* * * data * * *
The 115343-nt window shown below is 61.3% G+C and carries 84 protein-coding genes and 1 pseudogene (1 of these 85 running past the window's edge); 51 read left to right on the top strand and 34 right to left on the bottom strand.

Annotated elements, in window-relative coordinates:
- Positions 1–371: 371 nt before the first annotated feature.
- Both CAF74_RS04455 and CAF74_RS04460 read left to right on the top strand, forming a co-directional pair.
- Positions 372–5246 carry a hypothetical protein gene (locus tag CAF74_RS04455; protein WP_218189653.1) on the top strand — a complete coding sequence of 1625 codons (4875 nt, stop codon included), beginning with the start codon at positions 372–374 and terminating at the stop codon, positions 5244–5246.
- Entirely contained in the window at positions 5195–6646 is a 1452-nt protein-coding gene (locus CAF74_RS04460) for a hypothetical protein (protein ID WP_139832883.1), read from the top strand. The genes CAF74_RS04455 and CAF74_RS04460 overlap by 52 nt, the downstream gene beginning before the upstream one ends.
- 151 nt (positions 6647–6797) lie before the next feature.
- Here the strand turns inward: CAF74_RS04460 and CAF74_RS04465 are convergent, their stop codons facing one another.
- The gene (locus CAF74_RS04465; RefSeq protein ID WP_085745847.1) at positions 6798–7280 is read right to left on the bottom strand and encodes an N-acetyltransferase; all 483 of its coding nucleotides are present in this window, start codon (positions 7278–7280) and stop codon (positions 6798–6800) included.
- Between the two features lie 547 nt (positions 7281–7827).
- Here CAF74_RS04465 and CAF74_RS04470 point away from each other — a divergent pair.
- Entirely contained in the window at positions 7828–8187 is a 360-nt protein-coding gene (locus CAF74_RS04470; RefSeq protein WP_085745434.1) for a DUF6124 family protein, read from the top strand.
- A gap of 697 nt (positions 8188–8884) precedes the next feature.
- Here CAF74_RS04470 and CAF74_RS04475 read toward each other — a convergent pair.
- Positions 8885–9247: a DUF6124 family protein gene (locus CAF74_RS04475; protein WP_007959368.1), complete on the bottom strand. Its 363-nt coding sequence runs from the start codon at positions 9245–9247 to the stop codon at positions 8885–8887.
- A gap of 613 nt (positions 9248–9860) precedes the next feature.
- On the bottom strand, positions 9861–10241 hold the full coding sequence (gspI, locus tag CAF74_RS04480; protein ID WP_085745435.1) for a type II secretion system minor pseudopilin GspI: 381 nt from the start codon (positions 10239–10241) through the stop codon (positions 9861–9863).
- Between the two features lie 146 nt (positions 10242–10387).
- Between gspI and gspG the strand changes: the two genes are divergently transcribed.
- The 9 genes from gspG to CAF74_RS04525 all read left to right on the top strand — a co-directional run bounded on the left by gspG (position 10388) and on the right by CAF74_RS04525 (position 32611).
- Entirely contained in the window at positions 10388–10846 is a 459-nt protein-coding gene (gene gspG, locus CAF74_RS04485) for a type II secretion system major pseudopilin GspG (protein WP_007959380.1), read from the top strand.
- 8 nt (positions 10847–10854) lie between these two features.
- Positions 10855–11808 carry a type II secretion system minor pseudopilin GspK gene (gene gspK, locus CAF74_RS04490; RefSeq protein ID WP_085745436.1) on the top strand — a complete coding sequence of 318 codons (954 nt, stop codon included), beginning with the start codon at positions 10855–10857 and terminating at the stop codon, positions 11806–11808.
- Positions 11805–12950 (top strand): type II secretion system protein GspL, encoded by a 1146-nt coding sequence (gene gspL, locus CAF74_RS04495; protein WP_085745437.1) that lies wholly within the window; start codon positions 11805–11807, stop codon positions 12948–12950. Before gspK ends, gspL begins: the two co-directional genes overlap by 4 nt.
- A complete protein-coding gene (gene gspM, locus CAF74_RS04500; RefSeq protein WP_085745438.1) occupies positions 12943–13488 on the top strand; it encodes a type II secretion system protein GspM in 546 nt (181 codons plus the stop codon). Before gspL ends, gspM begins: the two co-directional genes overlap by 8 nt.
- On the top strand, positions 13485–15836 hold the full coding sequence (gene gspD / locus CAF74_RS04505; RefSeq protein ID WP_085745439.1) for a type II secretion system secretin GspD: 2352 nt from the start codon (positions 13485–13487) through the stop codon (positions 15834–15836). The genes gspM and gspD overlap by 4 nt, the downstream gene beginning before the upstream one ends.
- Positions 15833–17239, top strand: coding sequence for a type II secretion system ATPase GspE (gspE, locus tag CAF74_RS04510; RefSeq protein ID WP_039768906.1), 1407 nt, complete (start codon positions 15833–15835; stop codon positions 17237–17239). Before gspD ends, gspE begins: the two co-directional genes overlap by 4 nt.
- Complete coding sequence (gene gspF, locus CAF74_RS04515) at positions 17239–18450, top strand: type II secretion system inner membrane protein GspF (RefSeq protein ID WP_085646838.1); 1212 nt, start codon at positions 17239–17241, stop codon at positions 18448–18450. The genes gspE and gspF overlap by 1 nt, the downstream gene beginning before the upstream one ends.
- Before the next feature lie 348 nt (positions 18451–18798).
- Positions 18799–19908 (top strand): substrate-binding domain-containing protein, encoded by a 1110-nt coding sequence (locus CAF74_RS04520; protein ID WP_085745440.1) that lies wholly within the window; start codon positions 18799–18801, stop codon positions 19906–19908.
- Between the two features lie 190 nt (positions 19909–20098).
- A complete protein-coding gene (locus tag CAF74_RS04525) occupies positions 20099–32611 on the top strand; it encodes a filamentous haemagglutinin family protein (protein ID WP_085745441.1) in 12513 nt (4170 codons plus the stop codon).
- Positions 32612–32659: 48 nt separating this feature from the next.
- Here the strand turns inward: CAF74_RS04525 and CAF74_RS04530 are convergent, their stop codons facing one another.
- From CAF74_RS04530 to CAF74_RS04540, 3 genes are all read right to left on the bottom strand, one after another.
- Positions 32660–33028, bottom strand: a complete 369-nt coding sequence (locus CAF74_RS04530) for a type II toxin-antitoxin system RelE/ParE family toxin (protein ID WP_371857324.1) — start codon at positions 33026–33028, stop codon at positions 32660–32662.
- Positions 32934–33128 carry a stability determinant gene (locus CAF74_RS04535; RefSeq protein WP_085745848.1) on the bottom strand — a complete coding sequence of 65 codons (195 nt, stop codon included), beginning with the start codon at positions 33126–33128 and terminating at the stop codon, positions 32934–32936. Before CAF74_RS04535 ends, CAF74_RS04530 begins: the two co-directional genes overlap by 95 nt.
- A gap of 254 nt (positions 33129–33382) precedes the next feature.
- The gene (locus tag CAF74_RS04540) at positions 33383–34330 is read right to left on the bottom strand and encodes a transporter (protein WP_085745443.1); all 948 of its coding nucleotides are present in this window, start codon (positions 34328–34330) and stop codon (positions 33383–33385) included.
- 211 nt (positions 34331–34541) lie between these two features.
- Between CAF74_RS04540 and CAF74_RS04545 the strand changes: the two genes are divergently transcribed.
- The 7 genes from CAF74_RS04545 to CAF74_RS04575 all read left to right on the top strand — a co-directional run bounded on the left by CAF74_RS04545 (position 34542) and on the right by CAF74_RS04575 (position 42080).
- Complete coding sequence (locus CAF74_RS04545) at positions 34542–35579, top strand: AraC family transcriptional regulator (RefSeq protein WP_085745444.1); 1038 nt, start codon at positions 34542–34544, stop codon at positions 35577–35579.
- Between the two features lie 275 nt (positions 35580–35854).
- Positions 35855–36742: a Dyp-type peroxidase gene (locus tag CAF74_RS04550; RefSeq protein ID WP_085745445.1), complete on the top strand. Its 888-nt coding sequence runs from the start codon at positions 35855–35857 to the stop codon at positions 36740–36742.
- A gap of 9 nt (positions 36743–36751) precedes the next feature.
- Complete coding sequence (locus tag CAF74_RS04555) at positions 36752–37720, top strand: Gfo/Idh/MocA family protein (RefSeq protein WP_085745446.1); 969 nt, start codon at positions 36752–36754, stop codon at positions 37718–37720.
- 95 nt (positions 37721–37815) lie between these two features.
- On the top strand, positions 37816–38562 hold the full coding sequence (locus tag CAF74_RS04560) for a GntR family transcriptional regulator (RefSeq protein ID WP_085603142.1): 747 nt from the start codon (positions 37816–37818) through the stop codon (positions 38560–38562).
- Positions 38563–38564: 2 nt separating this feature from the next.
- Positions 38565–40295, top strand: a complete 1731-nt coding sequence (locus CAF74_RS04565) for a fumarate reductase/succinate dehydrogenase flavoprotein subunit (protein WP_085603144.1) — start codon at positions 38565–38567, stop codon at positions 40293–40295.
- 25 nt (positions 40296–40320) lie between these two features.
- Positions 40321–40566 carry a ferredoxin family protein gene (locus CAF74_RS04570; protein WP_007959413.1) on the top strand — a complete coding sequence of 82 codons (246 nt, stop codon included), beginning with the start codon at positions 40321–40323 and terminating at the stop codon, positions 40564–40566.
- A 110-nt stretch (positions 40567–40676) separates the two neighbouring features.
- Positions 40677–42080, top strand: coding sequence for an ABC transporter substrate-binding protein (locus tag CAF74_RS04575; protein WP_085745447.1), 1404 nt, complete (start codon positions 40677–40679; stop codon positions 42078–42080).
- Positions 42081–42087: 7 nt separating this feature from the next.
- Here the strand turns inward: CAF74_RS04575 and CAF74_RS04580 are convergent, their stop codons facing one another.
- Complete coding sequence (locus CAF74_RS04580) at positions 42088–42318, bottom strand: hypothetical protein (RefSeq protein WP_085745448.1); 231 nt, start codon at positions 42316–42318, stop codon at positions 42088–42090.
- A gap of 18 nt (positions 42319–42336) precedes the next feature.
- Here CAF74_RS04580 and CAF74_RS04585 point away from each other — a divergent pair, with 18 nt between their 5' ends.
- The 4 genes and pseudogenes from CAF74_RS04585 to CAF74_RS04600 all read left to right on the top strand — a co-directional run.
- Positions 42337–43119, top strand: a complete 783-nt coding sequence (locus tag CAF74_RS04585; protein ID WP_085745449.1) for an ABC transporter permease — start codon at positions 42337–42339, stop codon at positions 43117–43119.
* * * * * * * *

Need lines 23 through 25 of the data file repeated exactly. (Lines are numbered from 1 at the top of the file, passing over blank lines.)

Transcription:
- Positions 10855–11808 carry a type II secretion system minor pseudopilin GspK gene (gene gspK, locus CAF74_RS04490; RefSeq protein ID WP_085745436.1) on the top strand — a complete coding sequence of 318 codons (954 nt, stop codon included), beginning with the start codon at positions 10855–10857 and terminating at the stop codon, positions 11806–11808.
- Positions 11805–12950 (top strand): type II secretion system protein GspL, encoded by a 1146-nt coding sequence (gene gspL, locus CAF74_RS04495; protein WP_085745437.1) that lies wholly within the window; start codon positions 11805–11807, stop codon positions 12948–12950. Before gspK ends, gspL begins: the two co-directional genes overlap by 4 nt.
- A complete protein-coding gene (gene gspM, locus CAF74_RS04500; RefSeq protein WP_085745438.1) occupies positions 12943–13488 on the top strand; it encodes a type II secretion system protein GspM in 546 nt (181 codons plus the stop codon). Before gspL ends, gspM begins: the two co-directional genes overlap by 8 nt.